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What We Talk About When We Talk About Food

Oberlin College students incensed over cultural appropriation, hegemony in cafeteria food

Complaining about cafeteria food is a decades-old college tradition, dating back to a not-so-distant past when university dining halls served up bland and uninspiring fare three times a day. In this new wave of collegiate activism, some students at Ohio's Oberlin College have updated the critique of cafeteria cuisine to fit the moment, The New York Times has noticed.

A week ago, for example, members of the black student union protested outside the Afrikan Heritage House to criticize the cooking in the Lord/Saunders dining hall inside. Among the complaints: The dining hall should serve fried chicken every Sunday (when it does, it uses "only antibiotic-free chicken"), and not cook with so much cream. "Black American food doesn't have much cream in it," says a petition being passed around by black students, according to The Oberlin Review student newspaper.

In November, Asian students met with Campus Dining Services to discuss complaints about culturally insensitive meals being prepared and served by the food service company hired by Oberlin, Bon Appétit Management Co. Some of the gripes sound reasonable, like serving tandoori beef on the Hindu holiday Diwali (many Hindi don't eat beef for religious reasons; "It's really not okay to do that to a religious dish," freshman Yasmine Ramachandra told The Oberlin Review). Other complaints — like the pulled-pork sandwich on ciabatta bread being passed off as the baguette-enfolding Vietnamese sandwich banh mi, and the General Tso's chicken made with steamed (not fried) chicken and "weird" sauce — were met with rolled eyes.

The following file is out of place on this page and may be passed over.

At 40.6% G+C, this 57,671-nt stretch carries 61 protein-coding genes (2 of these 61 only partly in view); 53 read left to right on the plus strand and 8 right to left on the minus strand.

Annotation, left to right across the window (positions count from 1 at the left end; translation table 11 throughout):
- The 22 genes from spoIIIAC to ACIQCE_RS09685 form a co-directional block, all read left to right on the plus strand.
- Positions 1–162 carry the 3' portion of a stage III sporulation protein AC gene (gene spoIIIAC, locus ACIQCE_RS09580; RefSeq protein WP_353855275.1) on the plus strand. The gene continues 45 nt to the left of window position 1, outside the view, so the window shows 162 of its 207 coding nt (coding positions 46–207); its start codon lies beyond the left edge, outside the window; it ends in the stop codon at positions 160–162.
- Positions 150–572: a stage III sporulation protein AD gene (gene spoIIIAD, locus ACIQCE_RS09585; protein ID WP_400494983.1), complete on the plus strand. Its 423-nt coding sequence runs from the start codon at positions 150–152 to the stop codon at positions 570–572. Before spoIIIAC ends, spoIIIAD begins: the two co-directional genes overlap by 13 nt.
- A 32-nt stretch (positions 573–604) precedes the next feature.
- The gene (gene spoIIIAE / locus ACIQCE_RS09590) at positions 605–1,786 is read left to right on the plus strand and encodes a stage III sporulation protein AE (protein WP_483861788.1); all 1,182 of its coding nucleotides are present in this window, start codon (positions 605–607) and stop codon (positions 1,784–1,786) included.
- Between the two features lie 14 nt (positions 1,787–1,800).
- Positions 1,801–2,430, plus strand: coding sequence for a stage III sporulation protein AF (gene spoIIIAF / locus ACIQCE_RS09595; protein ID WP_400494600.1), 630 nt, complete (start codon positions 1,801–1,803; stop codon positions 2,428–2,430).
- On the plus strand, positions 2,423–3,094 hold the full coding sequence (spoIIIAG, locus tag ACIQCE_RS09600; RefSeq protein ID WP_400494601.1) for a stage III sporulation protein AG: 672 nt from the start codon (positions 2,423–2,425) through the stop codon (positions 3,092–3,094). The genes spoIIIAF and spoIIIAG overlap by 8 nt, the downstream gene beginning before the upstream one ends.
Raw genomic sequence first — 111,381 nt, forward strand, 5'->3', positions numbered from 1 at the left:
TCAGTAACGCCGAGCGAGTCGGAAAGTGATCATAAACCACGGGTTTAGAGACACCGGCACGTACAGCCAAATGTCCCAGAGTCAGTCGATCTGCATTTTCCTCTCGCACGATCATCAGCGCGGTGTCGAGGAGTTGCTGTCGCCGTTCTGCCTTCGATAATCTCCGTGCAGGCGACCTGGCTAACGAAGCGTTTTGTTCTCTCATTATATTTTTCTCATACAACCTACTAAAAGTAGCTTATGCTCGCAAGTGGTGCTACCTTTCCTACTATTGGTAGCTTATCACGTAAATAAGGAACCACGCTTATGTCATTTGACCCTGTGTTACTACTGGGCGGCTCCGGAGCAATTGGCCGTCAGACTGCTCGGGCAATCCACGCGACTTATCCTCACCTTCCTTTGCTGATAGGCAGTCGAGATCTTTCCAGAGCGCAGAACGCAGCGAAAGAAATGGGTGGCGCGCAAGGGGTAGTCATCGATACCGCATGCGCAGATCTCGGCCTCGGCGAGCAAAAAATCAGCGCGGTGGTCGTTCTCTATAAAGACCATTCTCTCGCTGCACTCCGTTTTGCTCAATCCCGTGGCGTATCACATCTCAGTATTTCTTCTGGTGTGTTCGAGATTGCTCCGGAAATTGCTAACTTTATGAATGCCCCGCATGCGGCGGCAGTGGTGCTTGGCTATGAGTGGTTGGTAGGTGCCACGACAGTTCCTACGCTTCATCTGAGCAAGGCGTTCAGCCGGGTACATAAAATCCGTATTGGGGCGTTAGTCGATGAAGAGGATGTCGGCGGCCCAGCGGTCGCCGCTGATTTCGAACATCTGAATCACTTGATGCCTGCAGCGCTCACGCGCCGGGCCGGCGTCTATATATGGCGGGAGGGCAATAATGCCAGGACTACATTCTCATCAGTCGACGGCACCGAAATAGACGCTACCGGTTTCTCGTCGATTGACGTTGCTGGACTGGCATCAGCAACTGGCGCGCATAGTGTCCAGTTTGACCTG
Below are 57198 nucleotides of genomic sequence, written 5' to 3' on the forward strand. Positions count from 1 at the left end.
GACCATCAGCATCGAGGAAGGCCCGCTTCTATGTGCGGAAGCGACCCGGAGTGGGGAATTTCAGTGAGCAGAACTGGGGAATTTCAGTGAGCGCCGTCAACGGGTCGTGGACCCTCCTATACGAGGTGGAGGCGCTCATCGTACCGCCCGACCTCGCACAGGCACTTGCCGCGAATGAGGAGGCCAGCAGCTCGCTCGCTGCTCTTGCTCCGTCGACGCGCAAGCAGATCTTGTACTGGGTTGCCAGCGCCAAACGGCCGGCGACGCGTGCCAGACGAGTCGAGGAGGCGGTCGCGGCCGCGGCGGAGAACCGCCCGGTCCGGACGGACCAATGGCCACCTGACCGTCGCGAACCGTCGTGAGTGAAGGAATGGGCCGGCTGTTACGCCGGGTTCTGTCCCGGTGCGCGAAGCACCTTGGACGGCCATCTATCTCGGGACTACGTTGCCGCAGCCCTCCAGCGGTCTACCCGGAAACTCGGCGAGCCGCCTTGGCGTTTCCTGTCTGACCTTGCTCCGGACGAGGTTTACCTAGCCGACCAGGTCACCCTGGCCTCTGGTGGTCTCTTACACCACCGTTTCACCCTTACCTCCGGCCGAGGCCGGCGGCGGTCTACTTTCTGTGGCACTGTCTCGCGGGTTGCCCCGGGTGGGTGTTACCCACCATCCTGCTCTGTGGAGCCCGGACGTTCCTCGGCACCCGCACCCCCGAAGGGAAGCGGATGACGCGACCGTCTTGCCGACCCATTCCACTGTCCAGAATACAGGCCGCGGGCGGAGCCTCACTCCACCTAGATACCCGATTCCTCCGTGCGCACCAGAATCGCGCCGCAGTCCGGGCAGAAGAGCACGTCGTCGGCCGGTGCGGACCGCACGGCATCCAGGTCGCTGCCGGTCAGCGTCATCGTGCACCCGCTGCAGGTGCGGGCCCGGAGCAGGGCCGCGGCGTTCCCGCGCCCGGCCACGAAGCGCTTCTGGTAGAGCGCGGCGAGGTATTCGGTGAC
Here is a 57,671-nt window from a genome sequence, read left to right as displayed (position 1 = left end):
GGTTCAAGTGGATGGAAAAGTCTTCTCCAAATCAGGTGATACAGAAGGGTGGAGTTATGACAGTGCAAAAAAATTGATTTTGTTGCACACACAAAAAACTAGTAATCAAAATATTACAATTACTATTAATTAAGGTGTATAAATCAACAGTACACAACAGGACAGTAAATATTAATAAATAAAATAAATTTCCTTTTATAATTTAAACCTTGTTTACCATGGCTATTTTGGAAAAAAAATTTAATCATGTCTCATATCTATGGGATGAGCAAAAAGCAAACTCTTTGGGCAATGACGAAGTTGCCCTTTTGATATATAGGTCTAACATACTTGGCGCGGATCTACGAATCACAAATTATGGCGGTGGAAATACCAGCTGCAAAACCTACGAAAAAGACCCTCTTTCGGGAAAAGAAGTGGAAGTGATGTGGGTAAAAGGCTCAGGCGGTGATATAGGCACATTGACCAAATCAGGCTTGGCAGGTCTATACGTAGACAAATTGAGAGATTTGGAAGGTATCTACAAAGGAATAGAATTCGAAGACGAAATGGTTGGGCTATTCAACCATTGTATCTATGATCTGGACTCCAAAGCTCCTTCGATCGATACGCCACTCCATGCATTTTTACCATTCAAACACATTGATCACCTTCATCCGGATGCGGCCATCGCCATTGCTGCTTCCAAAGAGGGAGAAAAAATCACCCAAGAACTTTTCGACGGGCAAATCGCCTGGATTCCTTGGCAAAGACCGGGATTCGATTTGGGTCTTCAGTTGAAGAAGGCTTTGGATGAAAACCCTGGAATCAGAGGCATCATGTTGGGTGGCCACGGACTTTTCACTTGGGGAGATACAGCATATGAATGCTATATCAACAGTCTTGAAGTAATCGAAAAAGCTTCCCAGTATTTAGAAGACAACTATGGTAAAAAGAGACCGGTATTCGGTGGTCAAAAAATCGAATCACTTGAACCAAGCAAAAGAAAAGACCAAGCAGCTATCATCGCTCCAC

The charge of cultural appropriation, or one culture poaching the cultural or artistic heritage of another, was leveled most directly by Japanese student Tomoyo Joshi, who was unimpressed with the sushi bar at Dascomb Dining Hall. "When you're cooking a country's dish for other people, including ones who have never tried the original dish before, you're also representing the meaning of the dish as well as its culture," Joshi told The Oberlin Review. "So if people not from that heritage take food, modify it, and serve it as 'authentic,' it is appropriative." Campus Dining Services and Bon Appétit both said they will try to be more sensitive in the future.

"General Tso's chicken aside," The New York Times notes, "students on campus appear to be struggling with deeper racial and cultural rifts."